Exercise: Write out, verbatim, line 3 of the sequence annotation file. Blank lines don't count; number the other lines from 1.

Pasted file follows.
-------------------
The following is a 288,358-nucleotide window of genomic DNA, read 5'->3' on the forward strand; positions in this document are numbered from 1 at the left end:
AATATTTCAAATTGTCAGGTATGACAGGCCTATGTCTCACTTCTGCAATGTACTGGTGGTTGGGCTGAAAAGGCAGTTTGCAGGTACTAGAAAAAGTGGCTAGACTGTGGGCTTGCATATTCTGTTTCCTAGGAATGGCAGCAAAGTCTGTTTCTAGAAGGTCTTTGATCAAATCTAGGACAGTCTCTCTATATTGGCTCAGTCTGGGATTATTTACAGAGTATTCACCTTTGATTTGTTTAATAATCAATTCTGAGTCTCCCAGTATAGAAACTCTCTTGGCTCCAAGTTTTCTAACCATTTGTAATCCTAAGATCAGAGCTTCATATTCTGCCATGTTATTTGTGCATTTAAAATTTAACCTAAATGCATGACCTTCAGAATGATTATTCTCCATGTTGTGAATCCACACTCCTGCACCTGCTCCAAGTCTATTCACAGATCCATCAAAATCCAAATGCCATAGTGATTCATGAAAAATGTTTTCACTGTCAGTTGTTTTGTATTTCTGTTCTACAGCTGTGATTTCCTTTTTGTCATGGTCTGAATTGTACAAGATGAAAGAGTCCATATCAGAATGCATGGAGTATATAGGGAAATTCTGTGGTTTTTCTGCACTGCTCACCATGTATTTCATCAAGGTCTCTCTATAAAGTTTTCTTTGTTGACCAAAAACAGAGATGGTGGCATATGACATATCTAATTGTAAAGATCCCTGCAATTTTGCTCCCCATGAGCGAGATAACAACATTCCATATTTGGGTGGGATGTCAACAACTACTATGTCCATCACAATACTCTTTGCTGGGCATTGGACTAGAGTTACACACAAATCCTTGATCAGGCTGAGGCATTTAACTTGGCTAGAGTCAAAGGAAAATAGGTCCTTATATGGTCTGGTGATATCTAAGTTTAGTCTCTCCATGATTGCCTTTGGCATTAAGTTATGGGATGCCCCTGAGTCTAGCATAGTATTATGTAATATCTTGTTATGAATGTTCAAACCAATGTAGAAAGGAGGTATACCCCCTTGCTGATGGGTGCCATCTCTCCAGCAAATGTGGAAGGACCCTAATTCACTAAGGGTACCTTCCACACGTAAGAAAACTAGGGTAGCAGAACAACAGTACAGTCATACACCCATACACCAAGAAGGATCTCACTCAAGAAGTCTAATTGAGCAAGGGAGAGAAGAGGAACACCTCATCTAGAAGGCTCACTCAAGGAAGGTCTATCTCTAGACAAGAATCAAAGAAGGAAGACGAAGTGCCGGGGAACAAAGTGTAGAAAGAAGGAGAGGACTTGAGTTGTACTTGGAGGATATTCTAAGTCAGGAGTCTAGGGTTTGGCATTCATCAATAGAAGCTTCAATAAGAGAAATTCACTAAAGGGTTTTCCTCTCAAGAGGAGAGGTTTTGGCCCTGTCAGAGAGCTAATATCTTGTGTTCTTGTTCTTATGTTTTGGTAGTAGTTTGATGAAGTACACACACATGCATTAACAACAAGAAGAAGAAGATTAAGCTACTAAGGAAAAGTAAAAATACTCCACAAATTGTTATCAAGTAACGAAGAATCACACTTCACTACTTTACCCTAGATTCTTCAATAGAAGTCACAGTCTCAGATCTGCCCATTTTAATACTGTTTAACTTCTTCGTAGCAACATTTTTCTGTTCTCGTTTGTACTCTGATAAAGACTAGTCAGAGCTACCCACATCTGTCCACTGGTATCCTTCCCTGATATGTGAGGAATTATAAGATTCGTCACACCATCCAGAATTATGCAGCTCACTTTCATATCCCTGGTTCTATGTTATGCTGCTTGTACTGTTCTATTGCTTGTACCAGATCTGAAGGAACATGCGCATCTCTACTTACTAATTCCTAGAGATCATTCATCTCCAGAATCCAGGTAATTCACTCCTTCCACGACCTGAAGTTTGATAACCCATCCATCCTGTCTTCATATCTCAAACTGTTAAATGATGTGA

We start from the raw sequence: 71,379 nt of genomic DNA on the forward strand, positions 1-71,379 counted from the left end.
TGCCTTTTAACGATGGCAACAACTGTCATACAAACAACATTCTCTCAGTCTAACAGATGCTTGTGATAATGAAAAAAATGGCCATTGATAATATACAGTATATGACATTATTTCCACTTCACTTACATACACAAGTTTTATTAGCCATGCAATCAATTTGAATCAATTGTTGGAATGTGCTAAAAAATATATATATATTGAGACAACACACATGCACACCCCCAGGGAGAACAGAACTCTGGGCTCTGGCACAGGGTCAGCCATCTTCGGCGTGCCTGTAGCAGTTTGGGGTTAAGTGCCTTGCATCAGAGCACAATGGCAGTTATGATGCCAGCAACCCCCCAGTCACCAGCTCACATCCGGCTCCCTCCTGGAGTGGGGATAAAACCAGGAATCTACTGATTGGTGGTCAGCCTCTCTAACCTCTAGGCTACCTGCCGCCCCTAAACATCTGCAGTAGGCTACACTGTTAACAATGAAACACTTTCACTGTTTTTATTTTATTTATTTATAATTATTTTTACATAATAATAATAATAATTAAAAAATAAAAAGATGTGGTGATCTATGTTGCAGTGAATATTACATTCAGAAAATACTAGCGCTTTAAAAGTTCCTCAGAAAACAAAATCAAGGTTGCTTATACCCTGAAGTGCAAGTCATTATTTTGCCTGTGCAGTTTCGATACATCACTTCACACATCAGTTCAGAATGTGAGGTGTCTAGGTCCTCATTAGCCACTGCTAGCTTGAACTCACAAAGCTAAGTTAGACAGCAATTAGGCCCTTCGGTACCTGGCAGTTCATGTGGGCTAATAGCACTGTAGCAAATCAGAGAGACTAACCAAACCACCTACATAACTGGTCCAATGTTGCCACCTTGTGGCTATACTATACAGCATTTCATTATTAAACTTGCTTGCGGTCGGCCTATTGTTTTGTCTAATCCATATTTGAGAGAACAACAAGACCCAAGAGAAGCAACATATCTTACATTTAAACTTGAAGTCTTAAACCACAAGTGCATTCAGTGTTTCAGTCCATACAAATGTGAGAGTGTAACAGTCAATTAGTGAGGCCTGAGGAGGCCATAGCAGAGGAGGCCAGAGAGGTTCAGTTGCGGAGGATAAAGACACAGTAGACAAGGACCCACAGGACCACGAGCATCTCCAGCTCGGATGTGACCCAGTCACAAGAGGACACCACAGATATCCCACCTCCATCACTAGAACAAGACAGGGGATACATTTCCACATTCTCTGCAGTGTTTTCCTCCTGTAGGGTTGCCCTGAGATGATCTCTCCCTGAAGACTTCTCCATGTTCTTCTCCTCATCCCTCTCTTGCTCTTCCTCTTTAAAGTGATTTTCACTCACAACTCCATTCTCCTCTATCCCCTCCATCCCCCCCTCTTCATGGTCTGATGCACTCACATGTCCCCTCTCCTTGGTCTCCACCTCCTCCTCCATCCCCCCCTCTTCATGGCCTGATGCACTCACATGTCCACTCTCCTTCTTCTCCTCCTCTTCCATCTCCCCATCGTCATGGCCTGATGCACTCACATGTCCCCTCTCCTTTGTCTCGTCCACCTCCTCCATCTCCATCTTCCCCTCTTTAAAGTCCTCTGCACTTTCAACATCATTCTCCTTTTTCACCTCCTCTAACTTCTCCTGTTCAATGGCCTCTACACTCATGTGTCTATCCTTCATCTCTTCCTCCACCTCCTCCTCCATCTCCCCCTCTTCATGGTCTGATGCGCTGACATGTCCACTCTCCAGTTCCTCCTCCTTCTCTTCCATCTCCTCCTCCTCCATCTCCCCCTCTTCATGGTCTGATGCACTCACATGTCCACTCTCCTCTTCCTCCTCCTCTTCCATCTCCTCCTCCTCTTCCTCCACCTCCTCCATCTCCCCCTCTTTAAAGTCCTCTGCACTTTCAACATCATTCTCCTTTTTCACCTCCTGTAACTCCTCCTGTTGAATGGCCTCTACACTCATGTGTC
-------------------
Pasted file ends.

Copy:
We start from the raw sequence: 71,379 nt of genomic DNA on the forward strand, positions 1-71,379 counted from the left end.